I had cleaned the table Thursday lunchtime, ready for printing my 6m white fabric length on Friday. There was another class Thursday afternoon, and I noticed someone starting to use my clean table as I left. I inspected the table on Friday morning, and noted some large black print marks at the far end. I took advice from our technician, Mark, about whether I should reclean, and he just touched the marks, and thick wet black binder came off! I had nearly rolled my white fabric over it! So for the 90 minutes prior to my tutorial, I thoroughly cleaned the table (again). Because I had to use a lot of water on a permanently gummed table, it was now soaked, and it needed the 90 mins of my tutorial to dry to a level where I could gum down my fabric. I was not best pleased, as I had planned to spend the time before my tutorial setting up the mechanical printer, and going straight to print afterwards.
So in the afternoon, I gummed down my fabric, and Tracy and I set up the mechanical printer. Mark was astonished at how much green binder I had mixed - 4 litres. But this is what I had been advised to mix by the other technician on Thursday. Mark checked my measurements (these are always a bit hit and miss) and I started printing in positions 2, 4, 6 and 8. Then we held our breath and I printed position 1, and to our joy the repeat print fitted exactly. I printed 1, 3, 5 and 7 and, even if I say so myself, it looked good. You print even positions, then odd, so the print has a chance to dry, and you don't pick up wet binder on the back of the screen, and make smudgy marks all down your print run.
|Tracy pouring coloured binder for my next print pull|
I'm the first in class to get to this stage, and I think Tracy, Mark and I were all delighted with the result. I took the repeat screen out of the printer, and cleaned it thoroughly.
Because I had only used about half a litre of the 4 litres of green binder, I decided to overprint by adapting some of this colour. I have decided to start at one end in bright colours, and slowly muddy them as I work along the cloth. This is to represent deterioration of Dad with his Alzheimers. The registration of the overprinting will become poorly aligned to represent confusion, so that the pattern becomes broken and eventually unrecognisable. I will overprint with silver lines, representing thoughts and amygloidal plaques (symptom of Alzheimers), up to a point where the confusion ends (death) and the pattern returns to perfect colours and registration, indicating that life goes on. In my mind it looks great, but I'm not sure how well it will transfer to print. But I think the concept is strong, it's just a case of whether I can make it work.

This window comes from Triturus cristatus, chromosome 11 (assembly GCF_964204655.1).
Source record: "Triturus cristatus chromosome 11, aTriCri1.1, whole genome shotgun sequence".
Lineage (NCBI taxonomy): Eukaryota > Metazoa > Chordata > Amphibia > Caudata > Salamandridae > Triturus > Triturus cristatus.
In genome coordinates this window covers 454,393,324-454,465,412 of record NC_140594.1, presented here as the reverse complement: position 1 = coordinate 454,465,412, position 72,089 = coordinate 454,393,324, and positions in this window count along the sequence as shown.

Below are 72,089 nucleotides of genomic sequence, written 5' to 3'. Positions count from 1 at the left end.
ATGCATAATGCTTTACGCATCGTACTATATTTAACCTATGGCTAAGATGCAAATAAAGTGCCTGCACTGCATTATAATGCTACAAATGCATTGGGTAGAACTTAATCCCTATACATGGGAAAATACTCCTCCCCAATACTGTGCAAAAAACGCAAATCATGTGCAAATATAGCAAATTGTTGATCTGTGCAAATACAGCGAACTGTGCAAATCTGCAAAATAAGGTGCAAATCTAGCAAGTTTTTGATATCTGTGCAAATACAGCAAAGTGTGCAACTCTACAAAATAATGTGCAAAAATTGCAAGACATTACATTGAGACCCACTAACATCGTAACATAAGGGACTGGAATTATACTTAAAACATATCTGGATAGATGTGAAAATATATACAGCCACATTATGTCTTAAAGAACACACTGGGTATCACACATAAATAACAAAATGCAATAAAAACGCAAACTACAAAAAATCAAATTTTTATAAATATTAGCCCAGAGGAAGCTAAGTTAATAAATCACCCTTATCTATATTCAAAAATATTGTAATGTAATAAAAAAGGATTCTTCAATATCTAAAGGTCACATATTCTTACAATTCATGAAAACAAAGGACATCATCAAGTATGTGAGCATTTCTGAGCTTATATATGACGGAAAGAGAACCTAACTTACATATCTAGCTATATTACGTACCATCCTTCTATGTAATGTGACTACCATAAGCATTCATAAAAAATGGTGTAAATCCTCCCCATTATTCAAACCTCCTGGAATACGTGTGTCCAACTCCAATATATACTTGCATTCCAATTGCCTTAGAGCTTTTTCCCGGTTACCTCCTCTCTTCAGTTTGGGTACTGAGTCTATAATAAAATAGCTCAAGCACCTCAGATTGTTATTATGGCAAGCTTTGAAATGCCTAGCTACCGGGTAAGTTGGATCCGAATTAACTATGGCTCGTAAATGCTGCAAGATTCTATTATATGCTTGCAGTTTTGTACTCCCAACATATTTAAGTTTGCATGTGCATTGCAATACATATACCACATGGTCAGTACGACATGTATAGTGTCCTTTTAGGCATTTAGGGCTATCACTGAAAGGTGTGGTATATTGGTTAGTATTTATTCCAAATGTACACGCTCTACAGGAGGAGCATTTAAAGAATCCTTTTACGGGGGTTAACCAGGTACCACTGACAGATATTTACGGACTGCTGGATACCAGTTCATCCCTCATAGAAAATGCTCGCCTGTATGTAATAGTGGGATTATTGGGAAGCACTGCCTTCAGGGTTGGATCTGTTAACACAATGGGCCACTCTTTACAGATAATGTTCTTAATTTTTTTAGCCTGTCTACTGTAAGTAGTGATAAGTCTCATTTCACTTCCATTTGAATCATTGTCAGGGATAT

|Outline print for first colour layer|
|The full 6m length prior to printing|
So yesterday, I did a full run of repeat screen prints, then worked with my A3 size hand screens to work back into it, with slowly changing colours. I managed to do two-thirds of the second print layer. Tracy and I have agreed to go to class today (Saturday) so we get a day of peace and quiet to get a lot more printing done. I want to finish the second layer, and then do a complete 3rd layer. After this, any subsequent printing does not need to be exactly registered, so if I need to lift the fabric, it won't matter.
Printing always takes longer than you expect. We only have 2 tables, and about 12 people in class. The classroom has other classes booked for about half the week. We have 3 weeks to the end of semester. I suspect there will be a fight at the end of term, over who can use the tables, for how long, and in what state the tables are left (by my class and others) for people wanting to print their assessment work. I'm glad I'm likely to be one of the first finished. I just hope everything goes well today!
Off on my bike to class now (no buses to uni on Saturdays!).